Liberation Spirituality: Henri Nouwen and Gustavo
Gutierrez in Dialogue


Lecture Notes:

Presented by Michael J. Christensen, Ph.D., Associate Professor in the Practice of Spirituality and Ministry, Drew University;  and International Director, Communities of Shalom, The United Methodist Church

Introduction

“There is a little man in Peru, a man
without any power, who lives in a barrio with poor people and who wrote a
book.  In this book he simply
reclaimed the basic Christian truth that God became human to bring good news to
the poor, new light to the blind, and liberty to the captives.  Then years later this book and movement
it started is considered a danger by [the USA, or Rome], the greatest power on
earth.  When I look at this little
man, Gustavo, and think about [the President of the US, or the Pope], I see
David standing before Goliath, again with no more weapon than a little stone, a
stone called
A Theology
of Liberation
(Henri Nouwen, Gracias!,1983,
pp. 174-75)

This seminar draws water and
wisdom fromGustavo Gutierrez,the “Father of Liberation Theology”, and one his most famous
students, Henri Nouwen, acclaimed writer on the spiritual life, as they engage
and reflect together on an emerging “liberation spirituality” for the people of
God.  

Here are three Notions of
Spirituality:

1.     “’Everyone has to drink from his own well’,observed St. Bernard of Clairvaux, who
inspired many monastic orders.  Simply stated, each one of us must find
our own well and drink the water of life that is right for us, both inside and
outside the Cloister.

.     2. ’Everyone has to drink from his own well’… Yet no one drinks
alone,” writes Henri Nouwen. “We all have drunk from wells we did not dig and
enjoyed fresh water that is not entirely our own.”
 
Hence the need for community
(Henri
Nouwen, Discernment).  Simply stated: spirituality is not essentially personal,
private or the product of individual pursuit and practice; rather, authentic
spirituality is corporate and connected to all the people of God and practiced
in community and compassionate ministry.


3.     “Spirituality is like living water that springs up in the very depths
of the experience of faith,” writes
Gustavo
Gutierrez.  “To drink from your
own well is to live your own life in the Spirit of Jesus as you have
encountered him in your concrete historical reality.”
(Gustavo
Gutierrez, We Drink from Our Own Wells).  Simply
stated: spirituality is not essentially personal, private, individualistic, or
even the expression of community life; rather, authentic spirituality emerges
from the struggle of the people of God and from the particular social context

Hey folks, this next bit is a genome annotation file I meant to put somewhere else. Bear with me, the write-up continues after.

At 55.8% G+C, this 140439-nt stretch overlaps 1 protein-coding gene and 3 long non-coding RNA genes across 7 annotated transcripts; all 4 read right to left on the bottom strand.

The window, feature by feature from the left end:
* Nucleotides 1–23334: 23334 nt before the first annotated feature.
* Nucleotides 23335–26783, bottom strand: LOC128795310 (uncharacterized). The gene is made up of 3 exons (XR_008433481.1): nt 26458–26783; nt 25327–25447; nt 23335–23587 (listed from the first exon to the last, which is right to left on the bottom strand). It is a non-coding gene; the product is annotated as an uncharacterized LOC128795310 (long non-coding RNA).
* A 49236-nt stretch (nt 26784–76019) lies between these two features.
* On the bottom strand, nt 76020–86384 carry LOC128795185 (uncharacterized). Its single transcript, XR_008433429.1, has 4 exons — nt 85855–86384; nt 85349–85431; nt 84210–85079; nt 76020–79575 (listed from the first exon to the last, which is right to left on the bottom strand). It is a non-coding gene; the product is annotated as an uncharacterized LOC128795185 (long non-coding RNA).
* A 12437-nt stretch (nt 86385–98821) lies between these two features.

of that struggle for liberation.

So, how do we draw water and wisdom from our own personal experience
of God, and our community of faith, and from the larger struggle of the people
of God in the world as we seek the liberation of all?

Gustavo Gutierrez emerged as a popular
theologian in Latin America in the late 1960’s, and represented Christianity as
a “preferential option for the poor.” He became known as the “Father of
Liberation Theology”–a practical theology and active faith born out of
solidarity with common people and their struggles.  His books and courses
became prophetic in liberation theology movements in Latin America and around
the world.

Henri Nouwen attended one of Gustavo’s
popular courses in Lima, Peru, in 1982. “I remember this course as one of the
most significant experiences of my six-month stay in Latin America,” Nouwen writes
in his journal.  What he learned from Gustavo was that “liberating
spirituality” must be rooted in an active and reflective faith, and not a
passive, private or privileged contemplative experience.

Although Nouwen remained critical of some
aspects of Liberation Theology, what impressed him most was how Gustavo
Gutierrez integrated mysticism and activism, the struggle for spiritual growth
with the struggle for political freedom.  Although Gustavo remained
critical of a purely personal, private, individualistic spirituality, he centered
his own activist faith in a deeper spiritual and theological reflection. In the
dialectic of Gustavo’s more activist faith and Henri’s more contemplative
spirituality and, a new kind of liberationist spirituality was articulated
which is reflected in Gustavo’s We
Drink from Our Own Wells 
and Henri’s Foreword to the book.

Together, these two priests offer the
world fresh perspectives on the “primordial waters of spiritual
experience”–from oral tales and written texts, concrete lives and communities
of faith–in the common struggle for freedom. “By dipping deeply into the well
of our own lives [as the people of God], we can discern the movements of God’s
Spirit in our lives,” writes Nouwen in Discernment (p.
170)

Liberation Spiritualityis experienced in the
creative tension, the life-giving dialectic, the quest for balance of praxis and
theoria, action and contemplation.
 

In a nutshell, that’s my seminar!  But it will take more time to crack
that walnut.


Recommended books for this Seminar:  Gustavo Gutierrez, We Drink for Our Own WellsHenri Nouwen, Discernment: Reading the Signs of Daily Life, Michael Christensen and Rebecca Laird, editors

PRESENTATION: Liberation Spirituality

by Dr. Michael J. Christensen, Ph.D.

Introduction

Check in

Part
One:  We Drink from Our Own Wells

STORY  (Discernment:  pp 171-172)

Social Analysis and Biblical Reflection  (Exo 3)

PPT:  7 Elements
of Liberation Spirituality

PART
TWO   Discerning Vocation

Vocational Choices

  • What’s your Spiritual Type? 
  • Where are you on your journey?

Rule of One:  Action—Contemplation
Continuum

Rule of Two:  Action
Or Contemplation Dualism

Rule of Three:  Action-And-Contemplation
Dynamic

  • ·     
    Contemplative Action
  • ·     
    Committed Contemplation

Conclusion:  Micah 6:8